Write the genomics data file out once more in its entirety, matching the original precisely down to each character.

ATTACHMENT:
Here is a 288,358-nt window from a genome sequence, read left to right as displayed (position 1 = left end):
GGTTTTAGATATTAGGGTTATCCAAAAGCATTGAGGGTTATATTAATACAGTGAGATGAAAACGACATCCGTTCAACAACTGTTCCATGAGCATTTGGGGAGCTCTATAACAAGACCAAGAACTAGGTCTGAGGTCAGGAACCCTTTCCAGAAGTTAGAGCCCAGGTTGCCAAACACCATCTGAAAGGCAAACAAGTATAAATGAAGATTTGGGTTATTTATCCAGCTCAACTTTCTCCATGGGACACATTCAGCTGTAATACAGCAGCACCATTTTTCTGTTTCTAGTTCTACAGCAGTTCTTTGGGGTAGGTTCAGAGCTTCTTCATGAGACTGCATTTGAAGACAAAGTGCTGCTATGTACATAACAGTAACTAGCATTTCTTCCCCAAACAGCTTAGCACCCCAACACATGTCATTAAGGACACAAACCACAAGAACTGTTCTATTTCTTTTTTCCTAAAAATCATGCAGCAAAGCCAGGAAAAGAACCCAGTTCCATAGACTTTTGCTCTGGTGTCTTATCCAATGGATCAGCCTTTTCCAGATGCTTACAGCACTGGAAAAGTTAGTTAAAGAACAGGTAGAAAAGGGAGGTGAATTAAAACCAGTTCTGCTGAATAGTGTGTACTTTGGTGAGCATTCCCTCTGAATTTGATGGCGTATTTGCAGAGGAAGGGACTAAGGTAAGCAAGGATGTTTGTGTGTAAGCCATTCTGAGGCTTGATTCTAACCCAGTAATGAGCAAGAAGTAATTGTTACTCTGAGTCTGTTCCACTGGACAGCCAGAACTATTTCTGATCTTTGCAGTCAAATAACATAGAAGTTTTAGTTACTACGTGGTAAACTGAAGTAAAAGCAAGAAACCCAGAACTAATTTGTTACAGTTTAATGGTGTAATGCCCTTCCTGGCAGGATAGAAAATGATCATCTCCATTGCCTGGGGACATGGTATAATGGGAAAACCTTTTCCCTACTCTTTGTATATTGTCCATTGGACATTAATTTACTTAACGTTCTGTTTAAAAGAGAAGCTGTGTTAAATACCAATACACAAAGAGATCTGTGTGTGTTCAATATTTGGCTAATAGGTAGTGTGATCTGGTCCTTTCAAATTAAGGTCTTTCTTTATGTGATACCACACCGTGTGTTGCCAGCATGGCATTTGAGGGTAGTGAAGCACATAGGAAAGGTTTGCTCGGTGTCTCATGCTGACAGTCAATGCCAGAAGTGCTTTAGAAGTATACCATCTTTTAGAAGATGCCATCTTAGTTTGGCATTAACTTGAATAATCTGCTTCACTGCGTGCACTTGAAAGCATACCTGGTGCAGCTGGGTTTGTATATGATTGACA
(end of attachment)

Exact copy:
Here is a 288,358-nt window from a genome sequence, read left to right as displayed (position 1 = left end):
GGTTTTAGATATTAGGGTTATCCAAAAGCATTGAGGGTTATATTAATACAGTGAGATGAAAACGACATCCGTTCAACAACTGTTCCATGAGCATTTGGGGAGCTCTATAACAAGACCAAGAACTAGGTCTGAGGTCAGGAACCCTTTCCAGAAGTTAGAGCCCAGGTTGCCAAACACCATCTGAAAGGCAAACAAGTATAAATGAAGATTTGGGTTATTTATCCAGCTCAACTTTCTCCATGGGACACATTCAGCTGTAATACAGCAGCACCATTTTTCTGTTTCTAGTTCTACAGCAGTTCTTTGGGGTAGGTTCAGAGCTTCTTCATGAGACTGCATTTGAAGACAAAGTGCTGCTATGTACATAACAGTAACTAGCATTTCTTCCCCAAACAGCTTAGCACCCCAACACATGTCATTAAGGACACAAACCACAAGAACTGTTCTATTTCTTTTTTCCTAAAAATCATGCAGCAAAGCCAGGAAAAGAACCCAGTTCCATAGACTTTTGCTCTGGTGTCTTATCCAATGGATCAGCCTTTTCCAGATGCTTACAGCACTGGAAAAGTTAGTTAAAGAACAGGTAGAAAAGGGAGGTGAATTAAAACCAGTTCTGCTGAATAGTGTGTACTTTGGTGAGCATTCCCTCTGAATTTGATGGCGTATTTGCAGAGGAAGGGACTAAGGTAAGCAAGGATGTTTGTGTGTAAGCCATTCTGAGGCTTGATTCTAACCCAGTAATGAGCAAGAAGTAATTGTTACTCTGAGTCTGTTCCACTGGACAGCCAGAACTATTTCTGATCTTTGCAGTCAAATAACATAGAAGTTTTAGTTACTACGTGGTAAACTGAAGTAAAAGCAAGAAACCCAGAACTAATTTGTTACAGTTTAATGGTGTAATGCCCTTCCTGGCAGGATAGAAAATGATCATCTCCATTGCCTGGGGACATGGTATAATGGGAAAACCTTTTCCCTACTCTTTGTATATTGTCCATTGGACATTAATTTACTTAACGTTCTGTTTAAAAGAGAAGCTGTGTTAAATACCAATACACAAAGAGATCTGTGTGTGTTCAATATTTGGCTAATAGGTAGTGTGATCTGGTCCTTTCAAATTAAGGTCTTTCTTTATGTGATACCACACCGTGTGTTGCCAGCATGGCATTTGAGGGTAGTGAAGCACATAGGAAAGGTTTGCTCGGTGTCTCATGCTGACAGTCAATGCCAGAAGTGCTTTAGAAGTATACCATCTTTTAGAAGATGCCATCTTAGTTTGGCATTAACTTGAATAATCTGCTTCACTGCGTGCACTTGAAAGCATACCTGGTGCAGCTGGGTTTGTATATGATTGACA